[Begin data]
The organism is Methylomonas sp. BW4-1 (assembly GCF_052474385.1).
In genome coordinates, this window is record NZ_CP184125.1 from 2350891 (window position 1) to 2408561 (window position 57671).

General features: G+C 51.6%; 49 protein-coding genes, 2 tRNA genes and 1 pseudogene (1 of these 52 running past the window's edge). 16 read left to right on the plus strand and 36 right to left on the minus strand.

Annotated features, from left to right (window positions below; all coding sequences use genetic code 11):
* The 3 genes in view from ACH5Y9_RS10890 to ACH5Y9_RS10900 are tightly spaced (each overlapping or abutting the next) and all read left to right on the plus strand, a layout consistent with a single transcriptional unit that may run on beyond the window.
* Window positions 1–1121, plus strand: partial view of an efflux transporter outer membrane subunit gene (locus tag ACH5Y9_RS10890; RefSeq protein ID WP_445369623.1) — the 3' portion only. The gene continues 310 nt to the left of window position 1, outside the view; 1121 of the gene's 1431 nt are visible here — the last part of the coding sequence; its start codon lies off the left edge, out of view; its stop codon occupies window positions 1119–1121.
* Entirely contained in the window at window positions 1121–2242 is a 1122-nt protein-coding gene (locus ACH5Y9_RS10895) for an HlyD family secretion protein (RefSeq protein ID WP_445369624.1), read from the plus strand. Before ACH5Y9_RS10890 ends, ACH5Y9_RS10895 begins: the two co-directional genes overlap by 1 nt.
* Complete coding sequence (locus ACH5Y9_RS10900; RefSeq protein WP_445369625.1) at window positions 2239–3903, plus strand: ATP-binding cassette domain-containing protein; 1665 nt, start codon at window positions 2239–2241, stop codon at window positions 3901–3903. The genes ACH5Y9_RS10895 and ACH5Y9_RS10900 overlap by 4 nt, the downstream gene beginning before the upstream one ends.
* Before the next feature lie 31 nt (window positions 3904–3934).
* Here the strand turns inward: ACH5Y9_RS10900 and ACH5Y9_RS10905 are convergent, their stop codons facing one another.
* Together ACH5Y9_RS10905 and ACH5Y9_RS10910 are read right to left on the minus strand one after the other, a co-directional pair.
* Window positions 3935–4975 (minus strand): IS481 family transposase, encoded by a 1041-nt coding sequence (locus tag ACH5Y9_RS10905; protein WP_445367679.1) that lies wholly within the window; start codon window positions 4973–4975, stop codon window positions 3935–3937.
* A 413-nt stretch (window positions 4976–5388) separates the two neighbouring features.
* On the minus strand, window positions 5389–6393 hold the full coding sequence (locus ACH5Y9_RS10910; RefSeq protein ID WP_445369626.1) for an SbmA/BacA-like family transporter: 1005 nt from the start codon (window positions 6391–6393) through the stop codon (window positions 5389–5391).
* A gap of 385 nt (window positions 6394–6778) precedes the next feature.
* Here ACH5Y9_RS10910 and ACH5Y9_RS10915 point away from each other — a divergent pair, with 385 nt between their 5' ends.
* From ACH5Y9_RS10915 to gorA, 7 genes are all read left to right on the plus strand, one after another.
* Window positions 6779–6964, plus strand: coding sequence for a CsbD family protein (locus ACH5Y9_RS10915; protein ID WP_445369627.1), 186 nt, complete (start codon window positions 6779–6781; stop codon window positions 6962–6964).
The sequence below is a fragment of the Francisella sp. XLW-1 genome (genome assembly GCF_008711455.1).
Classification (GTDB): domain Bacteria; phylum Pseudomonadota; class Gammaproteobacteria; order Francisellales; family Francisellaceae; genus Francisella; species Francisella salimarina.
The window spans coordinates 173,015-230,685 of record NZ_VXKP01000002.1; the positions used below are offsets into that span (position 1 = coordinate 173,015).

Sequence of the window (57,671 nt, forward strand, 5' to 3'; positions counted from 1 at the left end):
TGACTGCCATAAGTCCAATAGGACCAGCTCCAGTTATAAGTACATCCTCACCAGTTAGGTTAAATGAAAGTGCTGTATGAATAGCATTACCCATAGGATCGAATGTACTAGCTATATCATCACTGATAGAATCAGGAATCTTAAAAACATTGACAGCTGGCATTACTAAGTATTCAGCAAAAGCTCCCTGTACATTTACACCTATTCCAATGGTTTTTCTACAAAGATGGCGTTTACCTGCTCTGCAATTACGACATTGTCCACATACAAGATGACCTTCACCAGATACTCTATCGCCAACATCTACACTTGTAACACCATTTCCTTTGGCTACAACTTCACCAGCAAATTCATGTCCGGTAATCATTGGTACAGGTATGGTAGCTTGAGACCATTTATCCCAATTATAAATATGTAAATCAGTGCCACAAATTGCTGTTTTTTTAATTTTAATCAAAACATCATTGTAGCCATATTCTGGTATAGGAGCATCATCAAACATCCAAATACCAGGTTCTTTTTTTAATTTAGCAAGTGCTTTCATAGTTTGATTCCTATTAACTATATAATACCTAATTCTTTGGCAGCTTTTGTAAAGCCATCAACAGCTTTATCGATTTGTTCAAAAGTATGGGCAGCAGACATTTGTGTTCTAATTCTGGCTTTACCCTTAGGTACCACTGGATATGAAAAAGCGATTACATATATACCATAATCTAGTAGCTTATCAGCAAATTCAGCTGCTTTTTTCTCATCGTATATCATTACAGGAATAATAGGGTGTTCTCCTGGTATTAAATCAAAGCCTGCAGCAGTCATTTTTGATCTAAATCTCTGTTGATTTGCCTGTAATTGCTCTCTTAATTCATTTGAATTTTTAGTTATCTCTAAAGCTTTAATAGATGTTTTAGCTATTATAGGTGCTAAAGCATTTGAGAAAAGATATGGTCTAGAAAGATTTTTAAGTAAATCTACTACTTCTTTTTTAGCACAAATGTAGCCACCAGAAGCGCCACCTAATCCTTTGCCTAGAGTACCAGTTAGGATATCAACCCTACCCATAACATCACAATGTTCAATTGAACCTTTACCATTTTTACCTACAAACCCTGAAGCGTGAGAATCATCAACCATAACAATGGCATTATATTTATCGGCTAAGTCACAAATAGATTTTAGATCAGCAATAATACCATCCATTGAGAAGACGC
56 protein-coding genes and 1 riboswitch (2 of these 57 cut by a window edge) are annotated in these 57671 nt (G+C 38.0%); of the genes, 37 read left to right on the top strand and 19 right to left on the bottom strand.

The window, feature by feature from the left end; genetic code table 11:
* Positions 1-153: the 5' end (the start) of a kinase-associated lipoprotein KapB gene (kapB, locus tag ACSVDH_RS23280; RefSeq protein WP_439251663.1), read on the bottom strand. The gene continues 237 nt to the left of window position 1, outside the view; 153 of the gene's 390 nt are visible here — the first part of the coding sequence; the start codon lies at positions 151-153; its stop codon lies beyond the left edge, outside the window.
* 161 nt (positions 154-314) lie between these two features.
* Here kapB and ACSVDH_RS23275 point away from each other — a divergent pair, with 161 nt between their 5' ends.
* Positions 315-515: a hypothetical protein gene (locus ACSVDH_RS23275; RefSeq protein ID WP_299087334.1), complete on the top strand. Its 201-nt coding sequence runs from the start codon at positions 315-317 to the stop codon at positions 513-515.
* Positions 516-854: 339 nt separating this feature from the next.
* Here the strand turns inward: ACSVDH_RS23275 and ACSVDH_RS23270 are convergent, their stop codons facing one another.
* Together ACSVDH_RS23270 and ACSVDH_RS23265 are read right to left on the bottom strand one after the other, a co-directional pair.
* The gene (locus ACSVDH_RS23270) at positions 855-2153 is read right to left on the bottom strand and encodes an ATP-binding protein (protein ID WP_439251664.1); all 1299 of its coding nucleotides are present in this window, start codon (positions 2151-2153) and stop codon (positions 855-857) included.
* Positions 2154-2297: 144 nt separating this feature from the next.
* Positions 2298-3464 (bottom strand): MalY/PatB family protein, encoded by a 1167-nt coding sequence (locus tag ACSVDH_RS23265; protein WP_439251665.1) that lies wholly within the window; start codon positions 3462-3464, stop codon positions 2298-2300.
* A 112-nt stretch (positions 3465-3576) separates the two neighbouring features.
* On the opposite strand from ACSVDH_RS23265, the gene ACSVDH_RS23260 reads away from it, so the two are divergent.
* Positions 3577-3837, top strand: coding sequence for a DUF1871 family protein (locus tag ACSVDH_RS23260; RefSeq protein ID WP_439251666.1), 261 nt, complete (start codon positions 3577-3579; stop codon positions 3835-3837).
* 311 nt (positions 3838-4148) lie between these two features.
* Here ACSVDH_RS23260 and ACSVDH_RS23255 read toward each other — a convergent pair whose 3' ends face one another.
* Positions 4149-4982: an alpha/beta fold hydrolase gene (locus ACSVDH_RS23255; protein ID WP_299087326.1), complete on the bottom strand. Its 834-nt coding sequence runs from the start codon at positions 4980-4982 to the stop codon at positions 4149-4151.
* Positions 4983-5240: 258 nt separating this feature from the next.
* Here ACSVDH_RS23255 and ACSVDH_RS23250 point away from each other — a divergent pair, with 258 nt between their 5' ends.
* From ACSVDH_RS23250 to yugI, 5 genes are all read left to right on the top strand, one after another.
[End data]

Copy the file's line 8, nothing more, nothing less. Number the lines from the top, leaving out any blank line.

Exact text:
* Complete coding sequence (locus ACH5Y9_RS10900; RefSeq protein WP_445369625.1) at window positions 2239–3903, plus strand: ATP-binding cassette domain-containing protein; 1665 nt, start codon at window positions 2239–2241, stop codon at window positions 3901–3903. The genes ACH5Y9_RS10895 and ACH5Y9_RS10900 overlap by 4 nt, the downstream gene beginning before the upstream one ends.